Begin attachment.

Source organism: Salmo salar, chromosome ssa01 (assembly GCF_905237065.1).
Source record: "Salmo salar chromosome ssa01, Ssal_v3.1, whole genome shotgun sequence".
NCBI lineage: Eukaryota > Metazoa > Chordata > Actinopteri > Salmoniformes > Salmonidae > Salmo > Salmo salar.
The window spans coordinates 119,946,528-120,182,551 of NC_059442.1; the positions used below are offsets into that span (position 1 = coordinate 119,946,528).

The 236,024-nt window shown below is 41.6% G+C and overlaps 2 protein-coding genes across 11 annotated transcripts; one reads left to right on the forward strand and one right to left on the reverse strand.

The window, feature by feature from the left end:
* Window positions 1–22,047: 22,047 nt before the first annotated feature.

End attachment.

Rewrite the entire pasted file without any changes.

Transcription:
Source organism: Salmo salar, chromosome ssa01 (assembly GCF_905237065.1).
Source record: "Salmo salar chromosome ssa01, Ssal_v3.1, whole genome shotgun sequence".
NCBI lineage: Eukaryota > Metazoa > Chordata > Actinopteri > Salmoniformes > Salmonidae > Salmo > Salmo salar.
The window spans coordinates 119,946,528-120,182,551 of NC_059442.1; the positions used below are offsets into that span (position 1 = coordinate 119,946,528).

The 236,024-nt window shown below is 41.6% G+C and overlaps 2 protein-coding genes across 11 annotated transcripts; one reads left to right on the forward strand and one right to left on the reverse strand.

The window, feature by feature from the left end:
* Window positions 1–22,047: 22,047 nt before the first annotated feature.